$5 Billion in health care costs saved taxpayer

December 21, 1999

Edmonton, Alberta, Canada --University of Alberta researchers have found that non-paid caregivers of the elderly are saving Canada's health care system more than $5 billion annually. The research found that taxpayers would have to pay 276,509 full-time employees to do the work of the 2.1 million people now providing the service.

The study by UofA human ecology professors Janet Fast and Norah Keating along with Statistics Canada, are calling the findings a wake-up call for governments who now have about 15 years to plan for the needs of the growing senior population that will peak as baby boomers age and retire.

The study found that although these caregivers save the taxpayer a lot of money, they pay a harsh price and run a greater risk of becoming frail, isolated and poor seniors themselves. The researchers feel that the provincial and federal government should act now to stem the rising financial and psychological burden placed on caregivers of the elderly.

The study points out that there are obvious ways of reimbursing caregivers and, at the same time, helping the elderly. More and better home care should be provided, more residential care facilities set up, and more support services should exist for caregivers. This, state the researchers, will go a long way toward reducing informal caregivers' costs and compensating them for the $5 billion worth of services they provide every year.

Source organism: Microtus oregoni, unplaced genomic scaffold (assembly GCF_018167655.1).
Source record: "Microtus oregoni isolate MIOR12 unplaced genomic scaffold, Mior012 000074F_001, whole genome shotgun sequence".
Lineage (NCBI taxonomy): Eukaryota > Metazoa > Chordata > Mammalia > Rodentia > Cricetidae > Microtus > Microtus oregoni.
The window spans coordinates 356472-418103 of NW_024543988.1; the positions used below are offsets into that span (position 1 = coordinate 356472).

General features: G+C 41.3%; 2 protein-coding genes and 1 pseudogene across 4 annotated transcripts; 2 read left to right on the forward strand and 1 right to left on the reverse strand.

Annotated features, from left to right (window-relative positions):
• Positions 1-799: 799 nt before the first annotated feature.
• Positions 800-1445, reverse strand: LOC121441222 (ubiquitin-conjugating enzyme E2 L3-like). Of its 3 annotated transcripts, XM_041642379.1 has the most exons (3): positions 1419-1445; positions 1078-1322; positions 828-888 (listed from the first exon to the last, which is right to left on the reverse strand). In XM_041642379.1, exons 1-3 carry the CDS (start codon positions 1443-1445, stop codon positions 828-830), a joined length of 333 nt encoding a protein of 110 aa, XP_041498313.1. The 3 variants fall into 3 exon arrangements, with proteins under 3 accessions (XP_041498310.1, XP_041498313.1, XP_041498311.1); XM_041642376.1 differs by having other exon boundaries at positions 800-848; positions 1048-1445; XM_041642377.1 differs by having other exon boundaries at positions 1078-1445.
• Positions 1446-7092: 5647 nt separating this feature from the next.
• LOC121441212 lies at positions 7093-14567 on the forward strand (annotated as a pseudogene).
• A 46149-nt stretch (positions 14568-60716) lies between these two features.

The authors of the study believe that government has morally and financially "passed the buck" of taking care of the elderly almost exclusively onto the shoulders of the family and spouse. Drs. Norah Keating and Janet Fast point out that what we really have is an informal system poorly supported by formal care services. Poorly supported because informal caregivers report that their care-giving activities affect their sleep patterns, their physical and mental health, their social lives and their employment.

The researchers state that this situation has developed because of government's fear of the budget implications of meeting the needs of a growing senior population. It has forced policymakers to look increasingly to family and friends to meet those needs. As the study shows, this is occurring despite clear evidence that informal caregivers already provide 80% or more of support to seniors.

The University of Alberta in Edmonton is one of Canada's premier teaching and research universities serving more than 29,000 students with 6,000 faculty and staff. It continues to lead the country with the most 3M Teaching Fellows, Canada's only national award recognizing teaching excellence, and with the most Academic All-Canadians, students who successfully combine academics with varsity athletics.
For more information, please contact:

Melanie Pannack
Office of Public Affairs, University of Alberta

University of Alberta

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